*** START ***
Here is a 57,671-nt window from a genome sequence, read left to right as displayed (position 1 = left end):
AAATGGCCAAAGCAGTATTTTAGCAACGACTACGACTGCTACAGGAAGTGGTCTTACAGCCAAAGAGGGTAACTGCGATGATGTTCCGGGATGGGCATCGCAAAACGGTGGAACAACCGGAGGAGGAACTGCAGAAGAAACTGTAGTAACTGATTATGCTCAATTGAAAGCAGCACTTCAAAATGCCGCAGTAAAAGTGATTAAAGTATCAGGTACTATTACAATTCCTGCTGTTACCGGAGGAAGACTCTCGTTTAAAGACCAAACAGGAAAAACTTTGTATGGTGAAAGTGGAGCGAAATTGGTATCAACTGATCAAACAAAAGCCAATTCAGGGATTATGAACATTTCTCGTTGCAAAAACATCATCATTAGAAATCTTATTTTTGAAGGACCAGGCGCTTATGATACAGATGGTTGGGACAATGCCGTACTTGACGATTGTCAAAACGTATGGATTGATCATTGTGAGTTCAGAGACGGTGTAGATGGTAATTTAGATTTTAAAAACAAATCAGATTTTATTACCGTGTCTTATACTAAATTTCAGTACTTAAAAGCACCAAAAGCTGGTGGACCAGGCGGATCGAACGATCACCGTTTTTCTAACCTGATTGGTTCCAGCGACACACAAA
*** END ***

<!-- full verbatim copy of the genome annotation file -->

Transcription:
Here is a 57,671-nt window from a genome sequence, read left to right as displayed (position 1 = left end):
AAATGGCCAAAGCAGTATTTTAGCAACGACTACGACTGCTACAGGAAGTGGTCTTACAGCCAAAGAGGGTAACTGCGATGATGTTCCGGGATGGGCATCGCAAAACGGTGGAACAACCGGAGGAGGAACTGCAGAAGAAACTGTAGTAACTGATTATGCTCAATTGAAAGCAGCACTTCAAAATGCCGCAGTAAAAGTGATTAAAGTATCAGGTACTATTACAATTCCTGCTGTTACCGGAGGAAGACTCTCGTTTAAAGACCAAACAGGAAAAACTTTGTATGGTGAAAGTGGAGCGAAATTGGTATCAACTGATCAAACAAAAGCCAATTCAGGGATTATGAACATTTCTCGTTGCAAAAACATCATCATTAGAAATCTTATTTTTGAAGGACCAGGCGCTTATGATACAGATGGTTGGGACAATGCCGTACTTGACGATTGTCAAAACGTATGGATTGATCATTGTGAGTTCAGAGACGGTGTAGATGGTAATTTAGATTTTAAAAACAAATCAGATTTTATTACCGTGTCTTATACTAAATTTCAGTACTTAAAAGCACCAAAAGCTGGTGGACCAGGCGGATCGAACGATCACCGTTTTTCTAACCTGATTGGTTCCAGCGACACACAAA